Inspired by a performance of his favorite play, "Volpone," 20th-century millionaire Cecil Fox devises an intricate plan to trick three of his former mistresses into believing he is dying. ... See full summary »
Joseph L. Mankiewicz
At Maria Vargas' funeral, several people recall who she was and the impact she had on them. Harry Dawes was a not very successful writer/director when he and movie producer Kirk Edwards ... See full summary »
Joseph L. Mankiewicz
Based on a true story. In neutral Turkey during WWII, the ambitious and extremely efficient valet for the British ambassador tires of being a servant and forms a plan to promote himself to rich gentleman of leisure. His employer has many secret documents; he will photograph them, and with the help of a refugee Countess, sell them to the Nazis. When he makes a certain amount of money, he will retire to South America with the Countess as his wife. Written by
Ken Yousten <email@example.com>
When the Britsh ambassador's valet Diello (Brit James Mason) suggests that his new German spymaster change the combination on the latter's safe, he gives the existing combination 1-30-33 as based on the date of Hitler's rise to power, suggesting instead 6-18-15, the date of the Battle of Waterloo. One would expect an employee of the Britsh Embassy (particularly one born in the UK) to have used "European" notation (date/month/year) instead of US notation (month/day/year), particularly when speaking with a German. See more »
Countess Anna Staviska:
Please, Moyzich, don't look at me as if you had a source of income other than your salary.
[He clicks his heels and leaves]
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Before the movie title: This is a true story. All the exterior scenes in this picture were filmed in the locales associated with the story. See more »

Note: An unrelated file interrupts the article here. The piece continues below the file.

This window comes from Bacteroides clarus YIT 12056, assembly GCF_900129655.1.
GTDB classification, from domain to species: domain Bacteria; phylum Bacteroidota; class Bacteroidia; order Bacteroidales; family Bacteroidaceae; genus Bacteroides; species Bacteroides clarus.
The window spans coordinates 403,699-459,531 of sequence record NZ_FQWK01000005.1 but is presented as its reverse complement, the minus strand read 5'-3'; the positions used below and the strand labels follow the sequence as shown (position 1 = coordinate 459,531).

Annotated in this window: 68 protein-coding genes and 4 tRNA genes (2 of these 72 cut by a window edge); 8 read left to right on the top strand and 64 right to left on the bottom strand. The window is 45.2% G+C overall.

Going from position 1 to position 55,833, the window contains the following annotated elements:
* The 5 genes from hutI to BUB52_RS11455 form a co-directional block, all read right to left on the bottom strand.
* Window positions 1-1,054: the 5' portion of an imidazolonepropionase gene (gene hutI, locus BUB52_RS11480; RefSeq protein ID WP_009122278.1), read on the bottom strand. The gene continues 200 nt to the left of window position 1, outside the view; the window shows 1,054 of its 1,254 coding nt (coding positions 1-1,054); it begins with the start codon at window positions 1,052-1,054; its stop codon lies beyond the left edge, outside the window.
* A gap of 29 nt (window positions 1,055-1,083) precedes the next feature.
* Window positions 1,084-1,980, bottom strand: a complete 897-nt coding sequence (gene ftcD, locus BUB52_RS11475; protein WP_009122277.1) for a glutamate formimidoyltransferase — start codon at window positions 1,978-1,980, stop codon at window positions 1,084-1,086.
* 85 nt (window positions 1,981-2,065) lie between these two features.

I'd never heard of this film when I tuned in to the History channel of all places, hoping for a diversion. I was immediately caught up in this suspenseful and well-acted TRUE STORY of how and why the Nazis obtained advance knowledge of the D-Day invasion, but made no use of it. Some of the most implausible aspects of this fictionalized account - the delicious surprise twist at the end - are TRUE! One of my film guides informed me that "5 Fingers" won the '53 Golden Globe for its excellent screenplay. The highlights of the witty script include the interplay of James Mason, as the suave valet I couldn't help rooting for, and Danielle Darrieux, as the penniless yet glamourously seductive Countess Staviska. The acting of these two is top-notch; the supporting cast is consistently strong, and the Turkish location shooting gives it body. And the direction, by Joseph Mankiewicz is solid. This is a film about which you will ask, as I did: "Why Haven't I Heard of THIS one Before!?!"
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